#1918-1920

Grandpa Siegel & His Cars

November 5th marked the 135th birthday of Carl Christian Siegel, my maternal grandfather.  To celebrate I wanted to highlight one of the things I have noticed while digitizing family photos- grandpa liked cars!  There are many photos of Grandpa and his family with cars so I thought I would share a few today.  Not being a connoisseur of old cars, I haven’t identified most so if you can recognize the make and model or have a memory related to it, shout it out in the comments.  But first a little history behind automobiles….

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In the Grip of La Grippe: Spring 1918, the First Wave

Was your family affected by the influenza pandemic that occurred a century ago? Chances are good that it was.  The pandemic occurred in three waves.  The first, from March through July 1918, was the mildest wave with a low number or deaths, but unusual in that it lasted through the early summer.  The second wave began in August 1918 peaking in October and November before dying out in early spring of 1919, while the final wave extended from April 1919 through June 1920.  While scientists believe the three waves were caused by the same virus, they have samples only from the second wave, which caused the greatest amount of death and social chaos.  In genealogical terms this means that our ancestors may have died from the specific virus scientists call H1N1 that caused the two year pandemic, but the death certificate, newspaper notice or family memory may not include the facts.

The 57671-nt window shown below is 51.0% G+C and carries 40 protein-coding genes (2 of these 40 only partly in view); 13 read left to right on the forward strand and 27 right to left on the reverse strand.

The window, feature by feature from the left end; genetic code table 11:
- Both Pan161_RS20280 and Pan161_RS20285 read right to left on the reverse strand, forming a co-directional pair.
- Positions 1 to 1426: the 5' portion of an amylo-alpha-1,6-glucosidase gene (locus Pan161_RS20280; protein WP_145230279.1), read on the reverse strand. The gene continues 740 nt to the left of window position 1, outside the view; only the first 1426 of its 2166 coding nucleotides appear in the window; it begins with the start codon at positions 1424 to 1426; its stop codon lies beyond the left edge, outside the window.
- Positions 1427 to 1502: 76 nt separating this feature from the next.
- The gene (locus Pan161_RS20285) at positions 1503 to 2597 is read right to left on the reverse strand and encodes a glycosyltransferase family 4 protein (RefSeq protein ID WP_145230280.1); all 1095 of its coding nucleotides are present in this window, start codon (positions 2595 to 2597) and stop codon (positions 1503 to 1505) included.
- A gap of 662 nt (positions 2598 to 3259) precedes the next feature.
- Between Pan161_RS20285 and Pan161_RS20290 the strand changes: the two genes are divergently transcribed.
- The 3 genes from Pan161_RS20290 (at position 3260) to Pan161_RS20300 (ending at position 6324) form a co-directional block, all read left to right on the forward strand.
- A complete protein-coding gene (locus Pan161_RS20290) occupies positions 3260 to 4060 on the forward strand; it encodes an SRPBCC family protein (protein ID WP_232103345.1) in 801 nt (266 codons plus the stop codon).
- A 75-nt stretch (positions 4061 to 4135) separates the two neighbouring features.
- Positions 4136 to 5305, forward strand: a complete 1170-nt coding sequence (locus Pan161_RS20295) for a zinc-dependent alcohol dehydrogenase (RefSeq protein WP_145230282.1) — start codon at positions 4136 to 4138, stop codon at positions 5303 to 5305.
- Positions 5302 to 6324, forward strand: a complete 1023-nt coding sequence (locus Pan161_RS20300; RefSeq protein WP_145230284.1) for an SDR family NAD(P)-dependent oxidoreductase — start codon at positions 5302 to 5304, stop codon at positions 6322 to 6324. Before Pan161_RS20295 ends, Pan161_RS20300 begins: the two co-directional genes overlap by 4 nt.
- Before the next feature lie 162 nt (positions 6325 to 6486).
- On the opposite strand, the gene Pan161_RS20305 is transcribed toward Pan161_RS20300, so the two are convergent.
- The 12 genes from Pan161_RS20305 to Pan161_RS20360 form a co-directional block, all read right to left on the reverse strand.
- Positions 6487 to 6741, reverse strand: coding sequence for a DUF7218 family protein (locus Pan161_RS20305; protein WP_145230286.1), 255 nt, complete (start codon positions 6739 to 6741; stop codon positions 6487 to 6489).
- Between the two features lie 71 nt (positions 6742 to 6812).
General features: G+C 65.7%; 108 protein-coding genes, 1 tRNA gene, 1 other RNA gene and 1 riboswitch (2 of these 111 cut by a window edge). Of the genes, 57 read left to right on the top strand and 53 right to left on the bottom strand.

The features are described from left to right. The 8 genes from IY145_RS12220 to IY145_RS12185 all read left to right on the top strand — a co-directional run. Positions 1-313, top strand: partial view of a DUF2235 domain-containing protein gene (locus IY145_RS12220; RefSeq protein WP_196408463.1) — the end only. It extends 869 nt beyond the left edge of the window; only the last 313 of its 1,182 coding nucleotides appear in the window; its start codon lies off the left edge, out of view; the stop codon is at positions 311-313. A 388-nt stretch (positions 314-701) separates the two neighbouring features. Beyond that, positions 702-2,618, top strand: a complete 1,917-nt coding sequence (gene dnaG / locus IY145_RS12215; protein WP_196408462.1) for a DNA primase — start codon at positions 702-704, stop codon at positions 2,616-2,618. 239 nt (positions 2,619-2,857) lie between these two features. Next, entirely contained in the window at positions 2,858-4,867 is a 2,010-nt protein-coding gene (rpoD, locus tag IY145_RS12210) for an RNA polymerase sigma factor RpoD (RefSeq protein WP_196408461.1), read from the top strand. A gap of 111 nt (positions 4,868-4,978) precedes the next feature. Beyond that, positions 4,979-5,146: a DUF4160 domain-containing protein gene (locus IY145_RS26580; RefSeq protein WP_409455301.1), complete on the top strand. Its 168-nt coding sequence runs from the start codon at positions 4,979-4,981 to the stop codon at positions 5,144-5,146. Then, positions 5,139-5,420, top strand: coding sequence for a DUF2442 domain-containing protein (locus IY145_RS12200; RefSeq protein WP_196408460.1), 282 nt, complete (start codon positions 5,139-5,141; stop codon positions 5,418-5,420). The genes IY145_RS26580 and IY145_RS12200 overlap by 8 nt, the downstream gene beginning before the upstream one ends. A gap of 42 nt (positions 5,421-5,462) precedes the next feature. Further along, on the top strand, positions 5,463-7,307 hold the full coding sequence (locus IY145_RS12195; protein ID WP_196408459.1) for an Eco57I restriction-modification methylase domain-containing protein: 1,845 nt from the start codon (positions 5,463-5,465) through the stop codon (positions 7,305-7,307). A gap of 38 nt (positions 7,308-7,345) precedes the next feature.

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Spanish Influenza Provides Lessons for Coronavirus

For more than twenty years I worked on national security policy with a decided emphasis on diseases and natural disasters. Even with my shift into genealogy in 2014, I can’t resist following the news of the novel Coronavirus.  I am constantly looking for the signposts of pandemic and following information from health officials I trust.  Named COVID-19 by the World Health Organization, the Coronavirus outbreak began in December 2019 and so far, the virus has followed a somewhat traditional path of ebb and flow of transmission; it has not yet reached pandemic proportions, even with multiple outbreaks in countries across the globe. 

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